Summertime, and the dining is too good to miss

There are lots of changes in Seattle's restaurant scene, with so many good choices you may want to go in to eat on a hot summer night. Or, there are good places to enjoy the open air.
There are lots of changes in Seattle's restaurant scene, with so many good choices you may want to go in to eat on a hot summer night. Or, there are good places to enjoy the open air.

Ah, summer! You can smell the smoke from 10,000 backyard barbecues (wait, unless those are the British Columbia wildfires), so why would you even think of going inside? Well, there are more new restaurants this summer than in the past two years, so what are you waiting for? A fatter wallet? Fat chance. Here's a (partial) survey of what's new ... and what's closed.

Ballard, Fremont, Wallingford

First, while no one was watching, they managed to fix the old Kolstrand Building at the south end of Old Ballard. First tenant is Renee Erickson, of Boat Street Kitchen, whose The Walrus and the Carpenter oyster bar is now open for business, with a very pleasant patio in back overlooking the working boats moored along Shilshole Avenue. It offers several varieties of oysters (shucked ever so slowly) with interesting wines by the glass. Ethan Stowell's "replacement" restaurant for Union, Staple & Fancy Mercantile, occupies the Ballard Avenue side of the structure; opening is planned for Monday.

The Buckaroo Tavern on Fremont says it's going to close. A block up the hill, Hunger has just opened in the Persimmon space.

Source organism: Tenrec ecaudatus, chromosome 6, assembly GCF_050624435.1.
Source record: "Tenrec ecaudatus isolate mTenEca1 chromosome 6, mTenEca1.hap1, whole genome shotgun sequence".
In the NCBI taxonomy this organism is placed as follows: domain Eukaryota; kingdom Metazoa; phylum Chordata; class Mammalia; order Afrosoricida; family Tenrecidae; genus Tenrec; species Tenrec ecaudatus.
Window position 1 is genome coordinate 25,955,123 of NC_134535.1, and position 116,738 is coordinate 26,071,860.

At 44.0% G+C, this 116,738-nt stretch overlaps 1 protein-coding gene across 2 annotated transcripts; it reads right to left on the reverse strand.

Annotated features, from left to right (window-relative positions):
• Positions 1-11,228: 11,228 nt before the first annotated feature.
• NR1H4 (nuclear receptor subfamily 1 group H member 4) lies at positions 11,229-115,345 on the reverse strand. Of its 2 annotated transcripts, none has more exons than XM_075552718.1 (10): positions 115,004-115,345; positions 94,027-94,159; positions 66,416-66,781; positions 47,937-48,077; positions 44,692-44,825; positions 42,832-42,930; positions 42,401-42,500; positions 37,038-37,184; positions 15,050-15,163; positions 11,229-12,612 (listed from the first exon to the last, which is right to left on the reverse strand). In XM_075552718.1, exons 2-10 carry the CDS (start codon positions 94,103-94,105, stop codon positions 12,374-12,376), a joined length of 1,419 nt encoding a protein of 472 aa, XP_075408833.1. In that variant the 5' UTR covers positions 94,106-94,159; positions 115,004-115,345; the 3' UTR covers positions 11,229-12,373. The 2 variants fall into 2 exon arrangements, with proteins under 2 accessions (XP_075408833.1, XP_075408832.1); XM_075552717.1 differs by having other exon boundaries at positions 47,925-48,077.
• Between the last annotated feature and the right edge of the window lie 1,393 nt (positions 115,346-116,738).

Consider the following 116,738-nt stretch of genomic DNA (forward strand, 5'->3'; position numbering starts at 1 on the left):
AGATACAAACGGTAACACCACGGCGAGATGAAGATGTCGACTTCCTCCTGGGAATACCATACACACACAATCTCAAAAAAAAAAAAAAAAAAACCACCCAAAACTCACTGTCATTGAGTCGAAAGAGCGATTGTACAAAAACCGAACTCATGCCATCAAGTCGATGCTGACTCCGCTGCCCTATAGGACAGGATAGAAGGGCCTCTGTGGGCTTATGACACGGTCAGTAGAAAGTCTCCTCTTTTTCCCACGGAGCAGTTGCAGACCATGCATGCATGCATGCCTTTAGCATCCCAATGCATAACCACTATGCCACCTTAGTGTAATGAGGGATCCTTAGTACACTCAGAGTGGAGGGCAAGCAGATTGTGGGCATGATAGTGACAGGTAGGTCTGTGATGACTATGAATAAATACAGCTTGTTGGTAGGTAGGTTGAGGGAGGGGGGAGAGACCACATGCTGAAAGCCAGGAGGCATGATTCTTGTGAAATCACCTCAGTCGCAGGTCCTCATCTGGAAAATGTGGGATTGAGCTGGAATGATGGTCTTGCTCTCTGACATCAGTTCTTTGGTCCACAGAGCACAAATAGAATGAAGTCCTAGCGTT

That bustling Wallingford spot, Cantinetta, is opening a second location in Bellevue with Tomer Shneor at the stove. Former sous chef Emran Chowdhury takes over in Wallingford. (Cantinetta's original chef, Brian Cartenuto, is now cooking at a steakhouse in Mississippi.)

Queen Anne-Magnolia

La Mondellina, the Italian kitchen and deli run by the folks who own nearby Mondello and Enza Cucina Sicliana on Queen Anne, will soon become a pizzeria. You'll have to look in the window to see the Neapolitan-style pizza oven being maneuvered into place. It's temporarily closed, with no date for the reopening announced. Dish It Up, the cookware and cooking-class store in Magnolia Village, has plans for a second location in Ballard with twice as many classroom spots, to open in late October.

How to Cook a Wolf has a relatively new chef, Matt Fortner. His predecessor, Ryan Weed, moved to June in Madrona, which has the same owners as Portage back on Queen Anne, literally across the street from How to Cook a Wolf.

West Seattle

Official opening Friday the 13th, in the Ovio-O2-Beato-Enness restaurant graveyard on California Avenue, is Blackboard Bistro. Owner-chef is Jacob Wiegner, who's spent the past couple of years as sous-chef at Capitol Hill's Olivar. Next door, the former chef and co-owner of Harvest Vine, Joseba Jimenez de Jimenez, takes over as culinary director at The Swinery in the wake of Gabriel Claycamp's departure.

Capitol Hill